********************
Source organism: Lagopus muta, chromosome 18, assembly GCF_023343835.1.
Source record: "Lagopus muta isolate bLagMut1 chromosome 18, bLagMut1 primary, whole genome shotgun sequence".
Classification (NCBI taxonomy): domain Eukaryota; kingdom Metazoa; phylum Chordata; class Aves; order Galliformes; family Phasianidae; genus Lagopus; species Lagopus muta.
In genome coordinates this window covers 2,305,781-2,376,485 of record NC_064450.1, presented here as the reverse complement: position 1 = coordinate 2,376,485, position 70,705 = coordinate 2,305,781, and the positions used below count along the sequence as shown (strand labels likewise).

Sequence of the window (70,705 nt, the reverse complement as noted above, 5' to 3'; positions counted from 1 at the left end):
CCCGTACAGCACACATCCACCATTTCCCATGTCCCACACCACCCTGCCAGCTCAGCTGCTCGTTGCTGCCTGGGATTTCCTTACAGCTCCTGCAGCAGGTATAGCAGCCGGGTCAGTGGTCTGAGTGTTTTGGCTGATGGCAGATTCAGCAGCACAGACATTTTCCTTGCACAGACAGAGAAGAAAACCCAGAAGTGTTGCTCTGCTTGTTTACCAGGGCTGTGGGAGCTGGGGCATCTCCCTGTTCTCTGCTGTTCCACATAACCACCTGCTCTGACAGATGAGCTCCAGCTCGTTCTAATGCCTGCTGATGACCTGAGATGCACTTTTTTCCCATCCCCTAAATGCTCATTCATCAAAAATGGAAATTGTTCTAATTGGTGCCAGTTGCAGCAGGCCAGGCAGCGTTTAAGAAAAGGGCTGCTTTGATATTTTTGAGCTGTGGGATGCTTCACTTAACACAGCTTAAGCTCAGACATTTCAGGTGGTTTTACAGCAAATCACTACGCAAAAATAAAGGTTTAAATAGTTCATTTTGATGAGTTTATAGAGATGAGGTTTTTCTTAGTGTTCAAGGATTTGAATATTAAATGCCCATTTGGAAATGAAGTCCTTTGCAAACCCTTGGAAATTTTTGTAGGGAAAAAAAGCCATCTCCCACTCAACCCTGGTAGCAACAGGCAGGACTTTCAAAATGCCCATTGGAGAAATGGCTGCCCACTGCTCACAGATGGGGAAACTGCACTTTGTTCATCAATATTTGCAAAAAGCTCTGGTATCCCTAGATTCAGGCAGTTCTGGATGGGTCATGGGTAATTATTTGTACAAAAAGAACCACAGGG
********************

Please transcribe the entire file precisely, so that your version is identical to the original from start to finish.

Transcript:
Source organism: Lagopus muta, chromosome 18, assembly GCF_023343835.1.
Source record: "Lagopus muta isolate bLagMut1 chromosome 18, bLagMut1 primary, whole genome shotgun sequence".
Classification (NCBI taxonomy): domain Eukaryota; kingdom Metazoa; phylum Chordata; class Aves; order Galliformes; family Phasianidae; genus Lagopus; species Lagopus muta.
In genome coordinates this window covers 2,305,781-2,376,485 of record NC_064450.1, presented here as the reverse complement: position 1 = coordinate 2,376,485, position 70,705 = coordinate 2,305,781, and the positions used below count along the sequence as shown (strand labels likewise).

Sequence of the window (70,705 nt, the reverse complement as noted above, 5' to 3'; positions counted from 1 at the left end):
CCCGTACAGCACACATCCACCATTTCCCATGTCCCACACCACCCTGCCAGCTCAGCTGCTCGTTGCTGCCTGGGATTTCCTTACAGCTCCTGCAGCAGGTATAGCAGCCGGGTCAGTGGTCTGAGTGTTTTGGCTGATGGCAGATTCAGCAGCACAGACATTTTCCTTGCACAGACAGAGAAGAAAACCCAGAAGTGTTGCTCTGCTTGTTTACCAGGGCTGTGGGAGCTGGGGCATCTCCCTGTTCTCTGCTGTTCCACATAACCACCTGCTCTGACAGATGAGCTCCAGCTCGTTCTAATGCCTGCTGATGACCTGAGATGCACTTTTTTCCCATCCCCTAAATGCTCATTCATCAAAAATGGAAATTGTTCTAATTGGTGCCAGTTGCAGCAGGCCAGGCAGCGTTTAAGAAAAGGGCTGCTTTGATATTTTTGAGCTGTGGGATGCTTCACTTAACACAGCTTAAGCTCAGACATTTCAGGTGGTTTTACAGCAAATCACTACGCAAAAATAAAGGTTTAAATAGTTCATTTTGATGAGTTTATAGAGATGAGGTTTTTCTTAGTGTTCAAGGATTTGAATATTAAATGCCCATTTGGAAATGAAGTCCTTTGCAAACCCTTGGAAATTTTTGTAGGGAAAAAAAGCCATCTCCCACTCAACCCTGGTAGCAACAGGCAGGACTTTCAAAATGCCCATTGGAGAAATGGCTGCCCACTGCTCACAGATGGGGAAACTGCACTTTGTTCATCAATATTTGCAAAAAGCTCTGGTATCCCTAGATTCAGGCAGTTCTGGATGGGTCATGGGTAATTATTTGTACAAAAAGAACCACAGGG